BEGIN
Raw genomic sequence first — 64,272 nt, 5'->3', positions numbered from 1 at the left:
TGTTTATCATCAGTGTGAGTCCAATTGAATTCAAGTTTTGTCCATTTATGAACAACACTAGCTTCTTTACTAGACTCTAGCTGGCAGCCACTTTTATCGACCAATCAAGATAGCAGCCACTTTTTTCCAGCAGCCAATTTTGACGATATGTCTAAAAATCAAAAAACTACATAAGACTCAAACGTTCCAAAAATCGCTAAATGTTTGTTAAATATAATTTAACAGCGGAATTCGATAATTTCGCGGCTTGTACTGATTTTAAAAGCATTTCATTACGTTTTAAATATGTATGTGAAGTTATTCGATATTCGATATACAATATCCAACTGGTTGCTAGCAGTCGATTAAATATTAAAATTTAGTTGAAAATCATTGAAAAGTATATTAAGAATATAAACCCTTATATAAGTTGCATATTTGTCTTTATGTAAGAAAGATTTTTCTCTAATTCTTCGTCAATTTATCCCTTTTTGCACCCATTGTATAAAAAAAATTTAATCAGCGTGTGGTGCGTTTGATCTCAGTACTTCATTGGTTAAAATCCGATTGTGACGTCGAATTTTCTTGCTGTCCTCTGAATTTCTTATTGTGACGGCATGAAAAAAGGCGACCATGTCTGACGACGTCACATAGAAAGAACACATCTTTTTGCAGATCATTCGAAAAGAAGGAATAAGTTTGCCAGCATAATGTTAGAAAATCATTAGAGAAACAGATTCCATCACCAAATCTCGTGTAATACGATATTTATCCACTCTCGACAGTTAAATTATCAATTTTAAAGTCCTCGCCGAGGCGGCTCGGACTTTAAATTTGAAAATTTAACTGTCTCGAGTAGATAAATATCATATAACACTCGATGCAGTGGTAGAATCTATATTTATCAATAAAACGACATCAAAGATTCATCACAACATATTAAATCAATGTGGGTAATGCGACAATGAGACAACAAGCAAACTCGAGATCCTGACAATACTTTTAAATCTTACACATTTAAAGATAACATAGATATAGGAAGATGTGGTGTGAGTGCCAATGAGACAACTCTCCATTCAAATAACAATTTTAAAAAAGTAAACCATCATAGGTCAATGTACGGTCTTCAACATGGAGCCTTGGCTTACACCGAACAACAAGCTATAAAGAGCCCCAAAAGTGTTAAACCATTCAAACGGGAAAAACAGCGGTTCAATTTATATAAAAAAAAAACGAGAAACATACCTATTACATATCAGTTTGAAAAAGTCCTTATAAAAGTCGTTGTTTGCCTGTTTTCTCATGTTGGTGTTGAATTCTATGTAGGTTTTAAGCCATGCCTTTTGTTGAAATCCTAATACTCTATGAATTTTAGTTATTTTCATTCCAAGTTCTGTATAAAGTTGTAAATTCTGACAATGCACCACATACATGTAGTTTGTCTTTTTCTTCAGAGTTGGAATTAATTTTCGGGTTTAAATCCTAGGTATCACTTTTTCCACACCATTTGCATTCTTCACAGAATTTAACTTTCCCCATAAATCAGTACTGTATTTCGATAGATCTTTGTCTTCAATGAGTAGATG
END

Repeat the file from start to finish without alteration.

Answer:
Raw genomic sequence first — 64,272 nt, 5'->3', positions numbered from 1 at the left:
TGTTTATCATCAGTGTGAGTCCAATTGAATTCAAGTTTTGTCCATTTATGAACAACACTAGCTTCTTTACTAGACTCTAGCTGGCAGCCACTTTTATCGACCAATCAAGATAGCAGCCACTTTTTTCCAGCAGCCAATTTTGACGATATGTCTAAAAATCAAAAAACTACATAAGACTCAAACGTTCCAAAAATCGCTAAATGTTTGTTAAATATAATTTAACAGCGGAATTCGATAATTTCGCGGCTTGTACTGATTTTAAAAGCATTTCATTACGTTTTAAATATGTATGTGAAGTTATTCGATATTCGATATACAATATCCAACTGGTTGCTAGCAGTCGATTAAATATTAAAATTTAGTTGAAAATCATTGAAAAGTATATTAAGAATATAAACCCTTATATAAGTTGCATATTTGTCTTTATGTAAGAAAGATTTTTCTCTAATTCTTCGTCAATTTATCCCTTTTTGCACCCATTGTATAAAAAAAATTTAATCAGCGTGTGGTGCGTTTGATCTCAGTACTTCATTGGTTAAAATCCGATTGTGACGTCGAATTTTCTTGCTGTCCTCTGAATTTCTTATTGTGACGGCATGAAAAAAGGCGACCATGTCTGACGACGTCACATAGAAAGAACACATCTTTTTGCAGATCATTCGAAAAGAAGGAATAAGTTTGCCAGCATAATGTTAGAAAATCATTAGAGAAACAGATTCCATCACCAAATCTCGTGTAATACGATATTTATCCACTCTCGACAGTTAAATTATCAATTTTAAAGTCCTCGCCGAGGCGGCTCGGACTTTAAATTTGAAAATTTAACTGTCTCGAGTAGATAAATATCATATAACACTCGATGCAGTGGTAGAATCTATATTTATCAATAAAACGACATCAAAGATTCATCACAACATATTAAATCAATGTGGGTAATGCGACAATGAGACAACAAGCAAACTCGAGATCCTGACAATACTTTTAAATCTTACACATTTAAAGATAACATAGATATAGGAAGATGTGGTGTGAGTGCCAATGAGACAACTCTCCATTCAAATAACAATTTTAAAAAAGTAAACCATCATAGGTCAATGTACGGTCTTCAACATGGAGCCTTGGCTTACACCGAACAACAAGCTATAAAGAGCCCCAAAAGTGTTAAACCATTCAAACGGGAAAAACAGCGGTTCAATTTATATAAAAAAAAAACGAGAAACATACCTATTACATATCAGTTTGAAAAAGTCCTTATAAAAGTCGTTGTTTGCCTGTTTTCTCATGTTGGTGTTGAATTCTATGTAGGTTTTAAGCCATGCCTTTTGTTGAAATCCTAATACTCTATGAATTTTAGTTATTTTCATTCCAAGTTCTGTATAAAGTTGTAAATTCTGACAATGCACCACATACATGTAGTTTGTCTTTTTCTTCAGAGTTGGAATTAATTTTCGGGTTTAAATCCTAGGTATCACTTTTTCCACACCATTTGCATTCTTCACAGAATTTAACTTTCCCCATAAATCAGTACTGTATTTCGATAGATCTTTGTCTTCAATGAGTAGATG